• Before you can begin to consider where you might relocate overseas for the best retirement, you’ve got to get to know yourself better. What’s important to you? What things would you miss from your current life if they weren’t part of your new one?

    What services, amenities, niceties, and distractions could you not live without? What hassles, hurdles, frustrations, and difficulties would you find intolerable?

    For example…

    When It Comes To Climate:

    • Do you enjoy a change of seasons?
    • Would you be unhappy without regular sunshine?
    • Do you mind rain?
    • Can you handle heat? Humidity?
    • Do you prefer a varying length of day?

    When It Comes To Infrastructure:

    • Do you lose your cool if you can’t send an e-mail the first time every time you try?
    • Does your work require reliable Internet service 24 hours a day, seven days a week?
    • Would you mind living on a dirt road?
    • Would you mind your road access being temporarily cut off during the rainy season?
    • Do you need American television?
    • Would you be unhappy if you couldn’t watch football on Sunday afternoons?
    • Are you afraid of the dark? In much of the world, electricity isn’t 100% reliable.
    • Would you be comfortable owning a car and driving yourself around in a new country? If not, think about places where you could afford a full-time driver or where a car is unnecessary?
    • Would you want to travel outside the country often, either to visit family back home or generally? If so, consider how far it is to the nearest international airport.
    • Would you be unhappy without your favorite comfort foods? If so, consider places with access to international-standard grocery stores.

    When It Comes To Access “Back Home”:

    • Do you have children or grandchildren you want to see regularly?
    • Are you going to be keeping a home in the country where you’re moving from? Will you have some ongoing business concerns in other countries?

    When It Comes To Language:

    • Do you speak a second one?
    • Are you terrified at the thought of learning a new one?

    When It Comes To How You Like To Spend Your Time:

    • What’s your favorite thing to do on a Friday night?
    • How would you rather spend a free Sunday afternoon–in a museum or taking a long walk in the woods?
    • How regularly do you want to be able to dine out? To watch a first-run movie in English? To visit an art gallery or attend the theater?
    • What would you like to see from your bedroom window? The ocean? A mountainside covered with wildflowers? A vineyard? A busy street scene?

    When It Comes To Taxes:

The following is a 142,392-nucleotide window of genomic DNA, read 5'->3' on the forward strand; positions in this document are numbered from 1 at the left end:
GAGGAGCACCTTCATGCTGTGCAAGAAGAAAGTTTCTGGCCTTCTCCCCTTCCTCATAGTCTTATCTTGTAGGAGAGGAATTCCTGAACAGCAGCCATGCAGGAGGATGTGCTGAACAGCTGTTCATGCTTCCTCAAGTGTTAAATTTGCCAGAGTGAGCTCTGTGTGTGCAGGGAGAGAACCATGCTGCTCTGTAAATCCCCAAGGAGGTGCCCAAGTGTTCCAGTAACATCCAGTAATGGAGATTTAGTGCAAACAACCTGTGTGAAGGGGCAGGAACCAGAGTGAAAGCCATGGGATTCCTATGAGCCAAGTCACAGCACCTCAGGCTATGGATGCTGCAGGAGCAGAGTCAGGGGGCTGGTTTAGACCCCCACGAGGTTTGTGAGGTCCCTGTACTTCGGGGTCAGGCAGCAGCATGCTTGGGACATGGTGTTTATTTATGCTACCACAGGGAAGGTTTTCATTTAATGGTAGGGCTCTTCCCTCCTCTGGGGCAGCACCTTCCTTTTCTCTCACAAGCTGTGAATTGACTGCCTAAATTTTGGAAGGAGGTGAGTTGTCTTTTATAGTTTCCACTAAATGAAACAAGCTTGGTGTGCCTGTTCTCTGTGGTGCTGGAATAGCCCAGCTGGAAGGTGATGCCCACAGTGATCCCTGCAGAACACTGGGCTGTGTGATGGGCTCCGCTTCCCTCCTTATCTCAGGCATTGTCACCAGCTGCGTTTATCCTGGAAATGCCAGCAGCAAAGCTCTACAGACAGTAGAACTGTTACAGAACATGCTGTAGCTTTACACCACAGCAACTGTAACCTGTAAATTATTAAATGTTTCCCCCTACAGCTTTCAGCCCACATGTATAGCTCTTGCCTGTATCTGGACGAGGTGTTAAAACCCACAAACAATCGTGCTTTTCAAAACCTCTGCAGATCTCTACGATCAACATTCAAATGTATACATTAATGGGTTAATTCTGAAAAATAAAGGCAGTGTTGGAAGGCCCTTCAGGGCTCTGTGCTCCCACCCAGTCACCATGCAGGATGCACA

• From where will you derive your income in retirement?
    • Will you have earned pension, dividend, interest, rental, or capital gains income to account for? The source of your income has a lot to do with your ultimate tax liability, especially if you’re an American.

    When It Comes To Safety:

    • Are you a woman moving alone?
    • Are you moving with young children?
    • Do protests bother you? The French, for example, seem to assemble to make a point at the drop of a beret.
    • Do you speak the local language? If you do, situations that might otherwise seem frightening won’t bother you. If you don’t, you may sometimes feel uncomfortable even if there’s really no cause for worry.
    • Have you traveled much internationally? If yes, again, you’re probably better prepared for what otherwise might seem worrisome situations.

    Considering these kinds of questions is perhaps the most important part of planning a retirement abroad. Be honest with yourself (and, critically, with your significant other if you’ll be making the move together).

    If you know you don’t like rainy days, for example, strike Ireland from your list.

    If you thrive on cosmopolitan distractions, don’t think about the hinterlands of Ecuador.

    If your eyes begin to twitch at the thought of an unreliable Internet connection, forget about Nicaragua.

    If you don’t speak French and have no interest in trying to learn, I’d suggest that France is not the place for you.

    If humidity makes you irritable, don’t plan a new life in Panama City.

    If the thought of discovering a snake on your patio makes you shiver and shake, stay away from the jungle.

    I say again, this thinking is the first and most important step toward finding the overseas haven with your name on it.

    These questions, by the way, are excerpted from my book, How To Retire Overseas, which features a section intended to help you think through your personal priorities and preferences.

    So you can take the next step with confidence.

    (Visited 60 times, 1 visits today)
    Share this article:
    0

    Share This Article!

    Article by: Kathleen Peddicord

    For more than 22 years, Kathleen Peddicord was Editor and Publisher of International Living. In 2007, she launched a new publishing group, Live and Invest Overseas, and a new free e-letter service, the Overseas Opportunity Letter. She has been researching, writing, speaking, and presenting on life abroad for more than a quarter-century. She has moved children, staff, enterprises, household goods and pets from the East Coast of the United States first to Waterford, Ireland; to Paris, France; and, most recently, to Panama.

    Sign me up for Free Updates and giveaways from ZestNow.com

    You might also like:

    Leave a Reply

    Your email address will not be published. Required fields are marked *

    Tell us what you think - Please make your comments

    WP Facebook Auto Publish Powered By : XYZScripts.com